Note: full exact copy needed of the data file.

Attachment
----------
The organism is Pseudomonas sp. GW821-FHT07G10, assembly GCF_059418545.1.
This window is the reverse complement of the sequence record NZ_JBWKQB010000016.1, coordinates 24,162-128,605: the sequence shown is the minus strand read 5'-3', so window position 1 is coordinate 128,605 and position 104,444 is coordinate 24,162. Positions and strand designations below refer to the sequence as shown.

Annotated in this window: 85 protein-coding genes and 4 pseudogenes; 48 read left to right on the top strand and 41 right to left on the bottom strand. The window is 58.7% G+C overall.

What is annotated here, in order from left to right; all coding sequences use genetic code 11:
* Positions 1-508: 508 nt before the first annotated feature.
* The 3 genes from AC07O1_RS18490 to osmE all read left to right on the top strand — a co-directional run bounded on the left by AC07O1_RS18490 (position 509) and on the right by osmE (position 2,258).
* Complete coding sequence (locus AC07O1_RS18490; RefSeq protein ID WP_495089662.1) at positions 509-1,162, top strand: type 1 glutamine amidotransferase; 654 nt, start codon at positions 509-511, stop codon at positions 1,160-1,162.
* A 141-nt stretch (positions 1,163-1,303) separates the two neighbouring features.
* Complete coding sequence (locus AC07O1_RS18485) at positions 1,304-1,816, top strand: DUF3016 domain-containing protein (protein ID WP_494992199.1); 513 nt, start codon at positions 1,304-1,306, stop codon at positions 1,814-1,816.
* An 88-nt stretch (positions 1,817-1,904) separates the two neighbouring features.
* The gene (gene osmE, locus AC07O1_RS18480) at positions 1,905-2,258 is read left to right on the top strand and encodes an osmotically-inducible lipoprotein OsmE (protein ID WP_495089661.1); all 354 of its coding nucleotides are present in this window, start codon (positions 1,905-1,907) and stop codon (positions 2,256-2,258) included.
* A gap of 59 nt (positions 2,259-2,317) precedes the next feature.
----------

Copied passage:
The organism is Pseudomonas sp. GW821-FHT07G10, assembly GCF_059418545.1.
This window is the reverse complement of the sequence record NZ_JBWKQB010000016.1, coordinates 24,162-128,605: the sequence shown is the minus strand read 5'-3', so window position 1 is coordinate 128,605 and position 104,444 is coordinate 24,162. Positions and strand designations below refer to the sequence as shown.

Annotated in this window: 85 protein-coding genes and 4 pseudogenes; 48 read left to right on the top strand and 41 right to left on the bottom strand. The window is 58.7% G+C overall.

What is annotated here, in order from left to right; all coding sequences use genetic code 11:
* Positions 1-508: 508 nt before the first annotated feature.
* The 3 genes from AC07O1_RS18490 to osmE all read left to right on the top strand — a co-directional run bounded on the left by AC07O1_RS18490 (position 509) and on the right by osmE (position 2,258).
* Complete coding sequence (locus AC07O1_RS18490; RefSeq protein ID WP_495089662.1) at positions 509-1,162, top strand: type 1 glutamine amidotransferase; 654 nt, start codon at positions 509-511, stop codon at positions 1,160-1,162.
* A 141-nt stretch (positions 1,163-1,303) separates the two neighbouring features.
* Complete coding sequence (locus AC07O1_RS18485) at positions 1,304-1,816, top strand: DUF3016 domain-containing protein (protein ID WP_494992199.1); 513 nt, start codon at positions 1,304-1,306, stop codon at positions 1,814-1,816.
* An 88-nt stretch (positions 1,817-1,904) separates the two neighbouring features.
* The gene (gene osmE, locus AC07O1_RS18480) at positions 1,905-2,258 is read left to right on the top strand and encodes an osmotically-inducible lipoprotein OsmE (protein ID WP_495089661.1); all 354 of its coding nucleotides are present in this window, start codon (positions 1,905-1,907) and stop codon (positions 2,256-2,258) included.
* A gap of 59 nt (positions 2,259-2,317) precedes the next feature.